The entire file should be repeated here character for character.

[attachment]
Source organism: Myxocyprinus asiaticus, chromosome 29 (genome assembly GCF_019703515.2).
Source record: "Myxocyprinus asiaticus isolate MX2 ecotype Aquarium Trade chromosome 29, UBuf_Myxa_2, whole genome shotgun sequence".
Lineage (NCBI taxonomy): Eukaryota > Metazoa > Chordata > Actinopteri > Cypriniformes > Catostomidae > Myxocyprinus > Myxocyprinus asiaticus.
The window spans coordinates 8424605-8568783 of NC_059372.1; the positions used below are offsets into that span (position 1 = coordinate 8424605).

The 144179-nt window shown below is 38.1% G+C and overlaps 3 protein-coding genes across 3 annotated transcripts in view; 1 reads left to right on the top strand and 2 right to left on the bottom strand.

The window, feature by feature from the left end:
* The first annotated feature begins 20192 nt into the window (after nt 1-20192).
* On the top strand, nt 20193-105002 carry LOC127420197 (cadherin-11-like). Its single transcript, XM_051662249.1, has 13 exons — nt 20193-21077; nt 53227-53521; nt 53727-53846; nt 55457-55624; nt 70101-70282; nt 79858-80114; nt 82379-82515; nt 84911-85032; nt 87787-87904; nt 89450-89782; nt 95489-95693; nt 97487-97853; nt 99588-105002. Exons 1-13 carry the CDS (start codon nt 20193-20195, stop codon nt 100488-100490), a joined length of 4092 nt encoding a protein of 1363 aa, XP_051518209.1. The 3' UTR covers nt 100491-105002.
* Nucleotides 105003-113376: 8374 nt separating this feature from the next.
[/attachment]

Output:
Source organism: Myxocyprinus asiaticus, chromosome 29 (genome assembly GCF_019703515.2).
Source record: "Myxocyprinus asiaticus isolate MX2 ecotype Aquarium Trade chromosome 29, UBuf_Myxa_2, whole genome shotgun sequence".
Lineage (NCBI taxonomy): Eukaryota > Metazoa > Chordata > Actinopteri > Cypriniformes > Catostomidae > Myxocyprinus > Myxocyprinus asiaticus.
The window spans coordinates 8424605-8568783 of NC_059372.1; the positions used below are offsets into that span (position 1 = coordinate 8424605).

The 144179-nt window shown below is 38.1% G+C and overlaps 3 protein-coding genes across 3 annotated transcripts in view; 1 reads left to right on the top strand and 2 right to left on the bottom strand.

The window, feature by feature from the left end:
* The first annotated feature begins 20192 nt into the window (after nt 1-20192).
* On the top strand, nt 20193-105002 carry LOC127420197 (cadherin-11-like). Its single transcript, XM_051662249.1, has 13 exons — nt 20193-21077; nt 53227-53521; nt 53727-53846; nt 55457-55624; nt 70101-70282; nt 79858-80114; nt 82379-82515; nt 84911-85032; nt 87787-87904; nt 89450-89782; nt 95489-95693; nt 97487-97853; nt 99588-105002. Exons 1-13 carry the CDS (start codon nt 20193-20195, stop codon nt 100488-100490), a joined length of 4092 nt encoding a protein of 1363 aa, XP_051518209.1. The 3' UTR covers nt 100491-105002.
* Nucleotides 105003-113376: 8374 nt separating this feature from the next.